OMNI was a jewel among popular science magazines of its era (1978–1998). Science Digest, Science News, Scientific America, and Discover may have all been selling well to armchair scientists, but OMNI masterfully blended cutting edge science news and science fiction, flashy graphic design, a touch of sex, and the images of a generation of artists completely free and unburdened by the disciplines of the masters. Created by the legendary Bob Guccione, better known for founding Penthouse than perhaps any of the other facets of his inspired career in business, art, and literature, Guccione handpicked the artists and illustrators that contributed to the OMNI legacy—they, in turn, created works ignited by passion and intellect, two of Guccione's principal ideals. The Mind's Eye: The Art Of Omni celebrates the stunning work that has appeared throughout the history of the publication.
Ian Miller was born November 11, 1946. Featuring over 300 images of artwork bridging decades of Miller's creations, this beautifully curated art book is a wonder for all lovers of great fantasy art—from H. P. Lovecraft novel covers, J.R.R. Tolkien fantastical bestiaries and Warhammer 40,000 graphic concept art, through a veritable treasure of fantasy battles, gothic humor, beasts, fierce dragons, and a world of nightmarish visuals. In addition to his work on publications, he contributed to the Ralph Bakshi films Wizards and Coolworld. Ian Miller once said "My images are the stuff of dreams and apparitions, the tremors that touch the skirt of day. Unspoken thoughts, stored memories, drawn up to be aired and then twisted by fancy."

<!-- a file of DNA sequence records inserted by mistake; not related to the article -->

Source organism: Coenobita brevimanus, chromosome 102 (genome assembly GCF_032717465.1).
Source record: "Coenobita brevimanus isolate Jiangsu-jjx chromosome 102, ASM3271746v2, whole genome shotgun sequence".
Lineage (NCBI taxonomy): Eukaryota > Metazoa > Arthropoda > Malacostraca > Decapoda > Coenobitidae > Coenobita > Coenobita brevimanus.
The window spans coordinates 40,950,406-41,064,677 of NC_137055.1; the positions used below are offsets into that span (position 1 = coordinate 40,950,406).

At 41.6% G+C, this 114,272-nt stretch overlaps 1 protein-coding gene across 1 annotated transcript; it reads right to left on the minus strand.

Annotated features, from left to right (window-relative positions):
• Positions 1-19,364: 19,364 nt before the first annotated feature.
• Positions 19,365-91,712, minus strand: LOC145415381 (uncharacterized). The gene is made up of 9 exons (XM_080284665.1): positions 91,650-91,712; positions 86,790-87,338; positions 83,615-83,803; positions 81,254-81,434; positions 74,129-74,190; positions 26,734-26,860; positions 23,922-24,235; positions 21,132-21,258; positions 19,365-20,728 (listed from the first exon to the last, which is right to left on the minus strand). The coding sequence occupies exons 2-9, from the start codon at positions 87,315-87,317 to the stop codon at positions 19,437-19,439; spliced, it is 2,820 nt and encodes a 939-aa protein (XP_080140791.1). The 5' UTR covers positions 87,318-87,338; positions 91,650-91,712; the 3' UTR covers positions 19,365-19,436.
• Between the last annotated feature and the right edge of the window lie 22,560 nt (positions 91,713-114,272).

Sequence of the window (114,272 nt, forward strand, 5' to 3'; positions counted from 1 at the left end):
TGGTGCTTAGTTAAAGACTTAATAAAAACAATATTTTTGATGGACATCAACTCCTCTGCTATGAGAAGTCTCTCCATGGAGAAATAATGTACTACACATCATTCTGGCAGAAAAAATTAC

With scores of creators from many of the world’s top video game studios and production houses, Substrata: Open World Dark Fantasy is an amazing sci-fi art book collection. Within its pages lies their widely varied and unbridled visions. Including character designs, monsters, items, vast locations, and interface designs, this art book is must have for video game fans. You will never stop discovering things you missed on a previous read, from the facial expressions of character to the spectacular dark fantasy world of Substrata.